Tips on Developing an infant’s routine

I’m not talking about having a routine for myself, it’s the last bit of irresponsibility I have. Well, my wife might not agree with me on that one. I’m talking about developing a routine for my son. These tips on developing an infant’s routine revolve around one of the most essential human needs, sleep.

Decide on a bedtime

That was one of the early topics my wife and I talked about regarding our son. I will warn you, for the first 3-6 months, your baby will not have a regular sleep schedule. But after that, start taking notice in his sleeping patterns, which will help you develop a routine. 

To start, choose a bedtime, the time we agreed on was 9 p.m. This allowed my wife to have adequate quality time with our son after work. Plus, it enabled him to sleep later into the morning, allowing me to prepare for the day.

Once you choose a bedtime that works for your family, start “training” your child for that time. In the beginning, we recognized that around 7 p.m. he fell asleep. So over time, we did things to move that 7 p.m. to 9 p.m.

Find activities to prepare for bedtime.

A few ideas could be bath time, make playtime a little longer, or rock him in the chair. It doesn’t matter what you do, just make sure it revolves around preparing him for sleep. When your baby gets older, you will need these tools to get him to wind down and relax.

Right now our routine is a bath, change into pajamas, and rock him in the living room chair. Most of the lights are off and the T.V. volume turned down with a non-child program to prevent any visual stimulation. At 8:50 my wife takes our son to his bedroom. There she snuggles him while he drinks a bottle and then lays him in his crib. There are times he will fuss or cry, but within 5 minutes he is asleep. 

When to start your day

In the morning, make a note of when your baby wakes. For my son, it’s any time between 7:45 and 8:30 a.m. I try to let him stay in his crib until 8:30. Sometimes he goes back to sleep and other times he entertains himself. To maintain consistency, I try to make 8:30 the start of the day. 

Once he’s awake, and it’s 8:30, I have a set routine when I enter his room. The reasoning is that I try to create consistency. It provides the child with a sense of security and stability. Which allows them to feel safe and secure in their environment.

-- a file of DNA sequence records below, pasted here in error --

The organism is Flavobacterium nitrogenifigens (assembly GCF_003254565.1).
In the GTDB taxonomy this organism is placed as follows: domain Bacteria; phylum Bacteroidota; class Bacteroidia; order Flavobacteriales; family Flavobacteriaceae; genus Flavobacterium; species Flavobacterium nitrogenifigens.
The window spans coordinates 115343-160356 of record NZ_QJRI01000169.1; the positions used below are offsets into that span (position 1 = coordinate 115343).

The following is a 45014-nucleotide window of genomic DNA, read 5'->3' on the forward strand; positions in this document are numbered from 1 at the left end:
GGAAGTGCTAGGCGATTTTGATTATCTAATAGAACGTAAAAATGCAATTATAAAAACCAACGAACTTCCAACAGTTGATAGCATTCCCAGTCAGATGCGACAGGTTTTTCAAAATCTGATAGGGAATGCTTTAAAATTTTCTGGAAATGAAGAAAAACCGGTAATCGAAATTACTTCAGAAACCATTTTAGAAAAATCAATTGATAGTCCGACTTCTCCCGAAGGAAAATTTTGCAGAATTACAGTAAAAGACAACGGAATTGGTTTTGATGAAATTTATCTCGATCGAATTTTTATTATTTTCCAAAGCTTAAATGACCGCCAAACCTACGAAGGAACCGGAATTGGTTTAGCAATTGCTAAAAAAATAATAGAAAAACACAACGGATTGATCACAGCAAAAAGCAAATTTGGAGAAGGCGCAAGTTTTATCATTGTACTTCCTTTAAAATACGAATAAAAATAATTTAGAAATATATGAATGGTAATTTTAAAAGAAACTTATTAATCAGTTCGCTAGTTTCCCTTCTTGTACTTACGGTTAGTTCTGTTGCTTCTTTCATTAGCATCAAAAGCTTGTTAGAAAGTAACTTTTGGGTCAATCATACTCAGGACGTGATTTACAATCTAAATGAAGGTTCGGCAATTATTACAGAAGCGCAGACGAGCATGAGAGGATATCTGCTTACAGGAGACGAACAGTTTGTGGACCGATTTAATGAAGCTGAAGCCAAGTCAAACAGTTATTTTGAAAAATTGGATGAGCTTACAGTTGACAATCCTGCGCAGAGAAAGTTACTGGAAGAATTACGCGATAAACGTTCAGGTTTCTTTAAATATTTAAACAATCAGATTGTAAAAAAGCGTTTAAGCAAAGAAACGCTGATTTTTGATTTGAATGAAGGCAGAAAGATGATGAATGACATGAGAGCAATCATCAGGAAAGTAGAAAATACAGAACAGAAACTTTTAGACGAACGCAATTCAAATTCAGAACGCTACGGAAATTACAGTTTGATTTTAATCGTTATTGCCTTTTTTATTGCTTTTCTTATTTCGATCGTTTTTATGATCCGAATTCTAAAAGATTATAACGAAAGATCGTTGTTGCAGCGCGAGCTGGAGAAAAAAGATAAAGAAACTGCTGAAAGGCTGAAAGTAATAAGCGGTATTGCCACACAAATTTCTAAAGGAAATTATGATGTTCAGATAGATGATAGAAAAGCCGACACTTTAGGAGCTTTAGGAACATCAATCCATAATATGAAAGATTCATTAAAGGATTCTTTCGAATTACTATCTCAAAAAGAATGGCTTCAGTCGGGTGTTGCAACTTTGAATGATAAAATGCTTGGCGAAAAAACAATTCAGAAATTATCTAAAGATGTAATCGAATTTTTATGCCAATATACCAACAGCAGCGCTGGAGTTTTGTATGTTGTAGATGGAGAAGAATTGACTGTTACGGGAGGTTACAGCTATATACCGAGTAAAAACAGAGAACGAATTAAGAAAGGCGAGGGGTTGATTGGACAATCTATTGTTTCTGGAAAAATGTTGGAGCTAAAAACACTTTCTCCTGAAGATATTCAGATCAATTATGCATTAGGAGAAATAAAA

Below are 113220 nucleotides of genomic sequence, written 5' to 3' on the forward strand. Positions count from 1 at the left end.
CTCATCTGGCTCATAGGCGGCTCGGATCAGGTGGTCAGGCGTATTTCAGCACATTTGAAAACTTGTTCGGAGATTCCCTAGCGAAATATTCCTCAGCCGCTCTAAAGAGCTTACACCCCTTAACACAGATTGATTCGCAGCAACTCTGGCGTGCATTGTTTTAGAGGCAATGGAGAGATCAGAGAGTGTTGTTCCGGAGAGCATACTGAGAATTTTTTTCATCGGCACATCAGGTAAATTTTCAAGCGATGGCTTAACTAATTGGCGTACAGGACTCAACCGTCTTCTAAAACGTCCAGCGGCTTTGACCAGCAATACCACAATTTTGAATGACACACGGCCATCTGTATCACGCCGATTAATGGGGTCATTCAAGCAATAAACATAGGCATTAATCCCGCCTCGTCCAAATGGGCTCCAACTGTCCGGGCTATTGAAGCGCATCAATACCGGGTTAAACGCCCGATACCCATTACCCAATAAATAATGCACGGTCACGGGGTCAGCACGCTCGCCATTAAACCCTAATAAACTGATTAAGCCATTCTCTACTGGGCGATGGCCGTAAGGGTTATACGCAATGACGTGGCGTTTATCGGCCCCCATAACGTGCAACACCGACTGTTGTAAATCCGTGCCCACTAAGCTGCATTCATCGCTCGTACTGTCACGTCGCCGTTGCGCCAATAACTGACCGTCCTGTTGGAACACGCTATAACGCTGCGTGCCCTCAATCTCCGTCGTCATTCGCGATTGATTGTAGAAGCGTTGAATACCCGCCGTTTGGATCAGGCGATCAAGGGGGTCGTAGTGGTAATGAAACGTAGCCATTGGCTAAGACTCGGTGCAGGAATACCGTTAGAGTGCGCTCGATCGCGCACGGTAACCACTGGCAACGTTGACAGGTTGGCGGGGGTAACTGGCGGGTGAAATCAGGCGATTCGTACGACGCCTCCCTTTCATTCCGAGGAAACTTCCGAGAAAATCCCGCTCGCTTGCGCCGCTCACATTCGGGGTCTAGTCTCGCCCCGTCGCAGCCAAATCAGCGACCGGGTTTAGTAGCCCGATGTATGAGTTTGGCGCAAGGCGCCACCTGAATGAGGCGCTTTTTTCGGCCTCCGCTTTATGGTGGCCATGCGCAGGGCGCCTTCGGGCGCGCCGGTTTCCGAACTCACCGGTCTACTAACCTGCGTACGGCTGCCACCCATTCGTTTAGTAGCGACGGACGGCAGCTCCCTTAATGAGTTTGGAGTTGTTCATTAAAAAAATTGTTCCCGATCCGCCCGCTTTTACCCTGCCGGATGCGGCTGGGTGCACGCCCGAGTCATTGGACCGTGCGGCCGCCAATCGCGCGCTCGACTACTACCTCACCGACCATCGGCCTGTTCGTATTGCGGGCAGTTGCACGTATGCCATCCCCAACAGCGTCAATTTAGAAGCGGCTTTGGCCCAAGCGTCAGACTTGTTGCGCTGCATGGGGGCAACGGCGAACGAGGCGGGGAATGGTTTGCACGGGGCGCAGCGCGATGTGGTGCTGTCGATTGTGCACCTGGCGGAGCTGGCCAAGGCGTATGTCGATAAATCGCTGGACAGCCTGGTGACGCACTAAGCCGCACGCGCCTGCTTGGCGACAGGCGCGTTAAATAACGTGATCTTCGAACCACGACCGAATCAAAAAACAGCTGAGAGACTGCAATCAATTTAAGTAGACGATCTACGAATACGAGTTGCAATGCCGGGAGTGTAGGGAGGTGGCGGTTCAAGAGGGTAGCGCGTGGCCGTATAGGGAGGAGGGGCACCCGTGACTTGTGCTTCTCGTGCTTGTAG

I greet him with a cheerful “good morning” while turning off his night light and white noise machine. After I pick him up out of his crib, I change his diaper and ask him if he’s ready to start the day. Then I give him 6 oz. of 50/50 water and juice and let him crawl around while I prepare breakfast. We eat at 9:00 a.m.

Between breakfast and lunch

From 9:30 to 11:45, I live in what I call the “15 minute day”. It’s any activity you choose, but you only have about 15 minutes until they get bored. I feed him lunch and put him down for his nap around 12:30.

If I am lucky, he sleeps until 2:30. And if I am really lucky until 3:00 or 3:30. During his nap time is when I do the quiet chores around the house. I organize, dust, fold laundry, read, draw, or write. I save the louder chores like dishes, washing laundry, or vacuuming after he awakes.  

The day is not done yet

My wife gets home after 4, and I know that she wants to spend as much time as possible with our son. So I prep the food and get everything ready for dinner. You might ask why I don’t cook dinner. Well, my wife is the better cook, and she enjoys making a healthy homemade dinner for her family.

The one thing I always keep in mind is that my wife would rather spend her time with us than be at work. So I do whatever I can to make her happy when she gets home. It’s not being whipped (or whatever negative description you give it), it’s about respect and being part of a team. Team “raising a gentleman”. 

I hope this blog provided you with some useful information. If you enjoyed this article, please sign up to receive my newsletter. Thank you. And remember, if you shoot for the stars and come up short you’ll still land in the clouds. But if you shoot for the clouds and come up short, you’ll land in the dirt.

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